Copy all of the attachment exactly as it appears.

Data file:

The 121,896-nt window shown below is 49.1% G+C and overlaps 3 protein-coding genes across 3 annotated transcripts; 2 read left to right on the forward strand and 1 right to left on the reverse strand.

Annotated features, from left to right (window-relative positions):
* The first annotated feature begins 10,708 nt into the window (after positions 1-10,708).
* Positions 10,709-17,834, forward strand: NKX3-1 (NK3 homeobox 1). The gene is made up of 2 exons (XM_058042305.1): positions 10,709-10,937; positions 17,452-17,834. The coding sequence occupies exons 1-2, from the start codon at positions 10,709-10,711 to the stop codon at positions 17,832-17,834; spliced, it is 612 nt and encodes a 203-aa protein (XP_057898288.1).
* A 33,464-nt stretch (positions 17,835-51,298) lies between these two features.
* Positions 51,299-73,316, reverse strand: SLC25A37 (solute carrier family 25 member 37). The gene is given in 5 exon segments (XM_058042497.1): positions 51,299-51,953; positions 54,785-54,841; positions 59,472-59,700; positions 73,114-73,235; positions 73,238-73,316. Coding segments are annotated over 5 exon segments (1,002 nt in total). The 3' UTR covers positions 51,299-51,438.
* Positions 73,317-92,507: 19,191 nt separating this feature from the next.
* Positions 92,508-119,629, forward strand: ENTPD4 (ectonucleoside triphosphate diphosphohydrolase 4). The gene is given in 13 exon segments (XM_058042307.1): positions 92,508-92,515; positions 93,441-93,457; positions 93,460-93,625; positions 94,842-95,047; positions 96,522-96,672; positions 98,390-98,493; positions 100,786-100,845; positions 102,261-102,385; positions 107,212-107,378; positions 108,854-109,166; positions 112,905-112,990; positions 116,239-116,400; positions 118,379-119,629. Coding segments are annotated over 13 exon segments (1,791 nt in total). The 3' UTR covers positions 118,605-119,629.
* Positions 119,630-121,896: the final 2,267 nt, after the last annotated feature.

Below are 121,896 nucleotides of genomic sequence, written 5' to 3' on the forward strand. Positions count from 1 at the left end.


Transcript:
The 121,896-nt window shown below is 49.1% G+C and overlaps 3 protein-coding genes across 3 annotated transcripts; 2 read left to right on the forward strand and 1 right to left on the reverse strand.

Annotated features, from left to right (window-relative positions):
* The first annotated feature begins 10,708 nt into the window (after positions 1-10,708).
* Positions 10,709-17,834, forward strand: NKX3-1 (NK3 homeobox 1). The gene is made up of 2 exons (XM_058042305.1): positions 10,709-10,937; positions 17,452-17,834. The coding sequence occupies exons 1-2, from the start codon at positions 10,709-10,711 to the stop codon at positions 17,832-17,834; spliced, it is 612 nt and encodes a 203-aa protein (XP_057898288.1).
* A 33,464-nt stretch (positions 17,835-51,298) lies between these two features.
* Positions 51,299-73,316, reverse strand: SLC25A37 (solute carrier family 25 member 37). The gene is given in 5 exon segments (XM_058042497.1): positions 51,299-51,953; positions 54,785-54,841; positions 59,472-59,700; positions 73,114-73,235; positions 73,238-73,316. Coding segments are annotated over 5 exon segments (1,002 nt in total). The 3' UTR covers positions 51,299-51,438.
* Positions 73,317-92,507: 19,191 nt separating this feature from the next.
* Positions 92,508-119,629, forward strand: ENTPD4 (ectonucleoside triphosphate diphosphohydrolase 4). The gene is given in 13 exon segments (XM_058042307.1): positions 92,508-92,515; positions 93,441-93,457; positions 93,460-93,625; positions 94,842-95,047; positions 96,522-96,672; positions 98,390-98,493; positions 100,786-100,845; positions 102,261-102,385; positions 107,212-107,378; positions 108,854-109,166; positions 112,905-112,990; positions 116,239-116,400; positions 118,379-119,629. Coding segments are annotated over 13 exon segments (1,791 nt in total). The 3' UTR covers positions 118,605-119,629.
* Positions 119,630-121,896: the final 2,267 nt, after the last annotated feature.

Below are 121,896 nucleotides of genomic sequence, written 5' to 3' on the forward strand. Positions count from 1 at the left end.